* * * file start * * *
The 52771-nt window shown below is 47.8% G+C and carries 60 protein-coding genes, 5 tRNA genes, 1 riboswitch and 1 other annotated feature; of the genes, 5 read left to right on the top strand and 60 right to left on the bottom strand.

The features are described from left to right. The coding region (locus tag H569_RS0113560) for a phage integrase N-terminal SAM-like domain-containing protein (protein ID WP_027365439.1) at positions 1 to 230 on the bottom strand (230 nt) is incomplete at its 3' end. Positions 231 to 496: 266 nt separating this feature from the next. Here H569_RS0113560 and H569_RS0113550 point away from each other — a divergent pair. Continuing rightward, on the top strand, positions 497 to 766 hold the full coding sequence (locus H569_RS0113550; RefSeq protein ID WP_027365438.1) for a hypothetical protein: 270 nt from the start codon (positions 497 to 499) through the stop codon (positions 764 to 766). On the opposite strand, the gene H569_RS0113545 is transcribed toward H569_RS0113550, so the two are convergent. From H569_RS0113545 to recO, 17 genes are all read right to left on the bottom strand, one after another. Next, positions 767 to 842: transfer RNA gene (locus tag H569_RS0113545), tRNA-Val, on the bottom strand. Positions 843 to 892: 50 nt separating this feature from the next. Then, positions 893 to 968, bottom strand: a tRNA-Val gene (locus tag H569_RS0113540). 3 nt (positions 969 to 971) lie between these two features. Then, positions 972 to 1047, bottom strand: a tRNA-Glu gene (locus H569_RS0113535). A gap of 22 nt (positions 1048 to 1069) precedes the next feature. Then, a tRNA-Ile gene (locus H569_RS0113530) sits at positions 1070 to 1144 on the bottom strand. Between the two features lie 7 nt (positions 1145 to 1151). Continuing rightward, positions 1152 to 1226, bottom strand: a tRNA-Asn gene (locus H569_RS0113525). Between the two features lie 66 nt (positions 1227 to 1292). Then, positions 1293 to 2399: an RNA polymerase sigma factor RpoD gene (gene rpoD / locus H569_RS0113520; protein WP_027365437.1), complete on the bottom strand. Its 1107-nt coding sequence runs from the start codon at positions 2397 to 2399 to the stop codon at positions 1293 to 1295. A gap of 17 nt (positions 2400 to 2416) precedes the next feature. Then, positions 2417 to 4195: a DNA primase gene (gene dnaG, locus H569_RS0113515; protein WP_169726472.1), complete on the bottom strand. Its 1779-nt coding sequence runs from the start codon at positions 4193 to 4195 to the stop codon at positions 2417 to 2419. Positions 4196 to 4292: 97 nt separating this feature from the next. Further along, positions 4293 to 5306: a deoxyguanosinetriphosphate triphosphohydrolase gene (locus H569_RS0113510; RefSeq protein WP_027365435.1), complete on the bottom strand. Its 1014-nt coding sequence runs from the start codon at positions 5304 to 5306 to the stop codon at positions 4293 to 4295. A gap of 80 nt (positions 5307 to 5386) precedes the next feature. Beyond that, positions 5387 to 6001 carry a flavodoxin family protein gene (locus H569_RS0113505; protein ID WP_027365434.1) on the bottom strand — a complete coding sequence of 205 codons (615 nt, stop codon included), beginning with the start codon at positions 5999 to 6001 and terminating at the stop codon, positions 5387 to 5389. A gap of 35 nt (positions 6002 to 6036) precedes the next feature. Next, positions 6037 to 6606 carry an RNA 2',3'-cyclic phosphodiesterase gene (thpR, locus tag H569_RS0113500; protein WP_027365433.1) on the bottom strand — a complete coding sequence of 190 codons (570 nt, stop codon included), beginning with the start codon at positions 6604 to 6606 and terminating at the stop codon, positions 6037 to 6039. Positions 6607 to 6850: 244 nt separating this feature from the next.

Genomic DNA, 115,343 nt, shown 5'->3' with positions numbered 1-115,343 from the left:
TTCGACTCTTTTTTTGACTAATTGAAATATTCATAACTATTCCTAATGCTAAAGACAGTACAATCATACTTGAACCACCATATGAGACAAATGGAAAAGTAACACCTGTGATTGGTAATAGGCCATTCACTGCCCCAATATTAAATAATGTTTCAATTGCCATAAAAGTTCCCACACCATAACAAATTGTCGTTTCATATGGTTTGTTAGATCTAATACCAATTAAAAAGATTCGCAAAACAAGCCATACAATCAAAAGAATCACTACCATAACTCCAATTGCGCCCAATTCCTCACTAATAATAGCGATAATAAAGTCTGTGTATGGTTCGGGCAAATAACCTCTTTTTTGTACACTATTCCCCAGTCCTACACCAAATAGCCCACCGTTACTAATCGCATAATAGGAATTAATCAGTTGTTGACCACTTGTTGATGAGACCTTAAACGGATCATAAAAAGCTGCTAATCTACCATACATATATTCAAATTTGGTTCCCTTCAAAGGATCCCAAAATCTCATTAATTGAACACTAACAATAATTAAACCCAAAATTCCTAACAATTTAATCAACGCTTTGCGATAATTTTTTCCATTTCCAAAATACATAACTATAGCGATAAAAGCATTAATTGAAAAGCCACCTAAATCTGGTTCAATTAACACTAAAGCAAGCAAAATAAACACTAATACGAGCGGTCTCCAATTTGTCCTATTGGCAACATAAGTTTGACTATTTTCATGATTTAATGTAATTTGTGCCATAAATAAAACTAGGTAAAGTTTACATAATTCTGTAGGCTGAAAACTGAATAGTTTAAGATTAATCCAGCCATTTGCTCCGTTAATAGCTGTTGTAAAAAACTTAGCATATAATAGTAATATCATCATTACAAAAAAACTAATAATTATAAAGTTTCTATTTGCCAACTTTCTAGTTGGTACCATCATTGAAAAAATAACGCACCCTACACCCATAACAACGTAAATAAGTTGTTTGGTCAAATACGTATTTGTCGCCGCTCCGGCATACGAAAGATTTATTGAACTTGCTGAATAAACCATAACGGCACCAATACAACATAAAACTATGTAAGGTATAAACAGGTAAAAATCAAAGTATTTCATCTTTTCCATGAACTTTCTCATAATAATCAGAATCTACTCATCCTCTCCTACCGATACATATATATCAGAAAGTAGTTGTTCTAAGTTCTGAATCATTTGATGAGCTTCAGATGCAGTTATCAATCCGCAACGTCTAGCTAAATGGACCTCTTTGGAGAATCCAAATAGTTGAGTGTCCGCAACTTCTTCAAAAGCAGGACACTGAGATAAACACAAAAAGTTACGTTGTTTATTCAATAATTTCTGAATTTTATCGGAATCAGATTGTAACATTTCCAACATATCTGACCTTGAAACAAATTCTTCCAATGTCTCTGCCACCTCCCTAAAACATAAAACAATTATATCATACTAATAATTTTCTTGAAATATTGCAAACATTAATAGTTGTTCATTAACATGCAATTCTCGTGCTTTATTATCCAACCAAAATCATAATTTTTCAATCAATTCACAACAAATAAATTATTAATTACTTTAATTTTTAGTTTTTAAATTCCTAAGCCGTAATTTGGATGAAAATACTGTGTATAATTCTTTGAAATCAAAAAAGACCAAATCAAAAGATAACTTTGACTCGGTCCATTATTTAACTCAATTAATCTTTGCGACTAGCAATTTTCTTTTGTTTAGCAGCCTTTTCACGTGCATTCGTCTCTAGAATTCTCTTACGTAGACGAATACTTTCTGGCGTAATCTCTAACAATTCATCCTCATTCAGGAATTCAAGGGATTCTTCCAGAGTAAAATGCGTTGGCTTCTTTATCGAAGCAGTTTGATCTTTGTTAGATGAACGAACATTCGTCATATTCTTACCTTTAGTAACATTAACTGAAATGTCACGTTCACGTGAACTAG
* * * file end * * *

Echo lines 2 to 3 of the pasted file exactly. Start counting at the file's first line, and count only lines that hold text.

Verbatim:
The features are described from left to right. The coding region (locus tag H569_RS0113560) for a phage integrase N-terminal SAM-like domain-containing protein (protein ID WP_027365439.1) at positions 1 to 230 on the bottom strand (230 nt) is incomplete at its 3' end. Positions 231 to 496: 266 nt separating this feature from the next. Here H569_RS0113560 and H569_RS0113550 point away from each other — a divergent pair. Continuing rightward, on the top strand, positions 497 to 766 hold the full coding sequence (locus H569_RS0113550; RefSeq protein ID WP_027365438.1) for a hypothetical protein: 270 nt from the start codon (positions 497 to 499) through the stop codon (positions 764 to 766). On the opposite strand, the gene H569_RS0113545 is transcribed toward H569_RS0113550, so the two are convergent. From H569_RS0113545 to recO, 17 genes are all read right to left on the bottom strand, one after another. Next, positions 767 to 842: transfer RNA gene (locus tag H569_RS0113545), tRNA-Val, on the bottom strand. Positions 843 to 892: 50 nt separating this feature from the next. Then, positions 893 to 968, bottom strand: a tRNA-Val gene (locus tag H569_RS0113540). 3 nt (positions 969 to 971) lie between these two features. Then, positions 972 to 1047, bottom strand: a tRNA-Glu gene (locus H569_RS0113535). A gap of 22 nt (positions 1048 to 1069) precedes the next feature. Then, a tRNA-Ile gene (locus H569_RS0113530) sits at positions 1070 to 1144 on the bottom strand. Between the two features lie 7 nt (positions 1145 to 1151). Continuing rightward, positions 1152 to 1226, bottom strand: a tRNA-Asn gene (locus H569_RS0113525). Between the two features lie 66 nt (positions 1227 to 1292). Then, positions 1293 to 2399: an RNA polymerase sigma factor RpoD gene (gene rpoD / locus H569_RS0113520; protein WP_027365437.1), complete on the bottom strand. Its 1107-nt coding sequence runs from the start codon at positions 2397 to 2399 to the stop codon at positions 1293 to 1295. A gap of 17 nt (positions 2400 to 2416) precedes the next feature. Then, positions 2417 to 4195: a DNA primase gene (gene dnaG, locus H569_RS0113515; protein WP_169726472.1), complete on the bottom strand. Its 1779-nt coding sequence runs from the start codon at positions 4193 to 4195 to the stop codon at positions 2417 to 2419. Positions 4196 to 4292: 97 nt separating this feature from the next. Further along, positions 4293 to 5306: a deoxyguanosinetriphosphate triphosphohydrolase gene (locus H569_RS0113510; RefSeq protein WP_027365435.1), complete on the bottom strand. Its 1014-nt coding sequence runs from the start codon at positions 5304 to 5306 to the stop codon at positions 4293 to 4295. A gap of 80 nt (positions 5307 to 5386) precedes the next feature. Beyond that, positions 5387 to 6001 carry a flavodoxin family protein gene (locus H569_RS0113505; protein ID WP_027365434.1) on the bottom strand — a complete coding sequence of 205 codons (615 nt, stop codon included), beginning with the start codon at positions 5999 to 6001 and terminating at the stop codon, positions 5387 to 5389. A gap of 35 nt (positions 6002 to 6036) precedes the next feature. Next, positions 6037 to 6606 carry an RNA 2',3'-cyclic phosphodiesterase gene (thpR, locus tag H569_RS0113500; protein WP_027365433.1) on the bottom strand — a complete coding sequence of 190 codons (570 nt, stop codon included), beginning with the start codon at positions 6604 to 6606 and terminating at the stop codon, positions 6037 to 6039. Positions 6607 to 6850: 244 nt separating this feature from the next.

Genomic DNA, 115,343 nt, shown 5'->3' with positions numbered 1-115,343 from the left: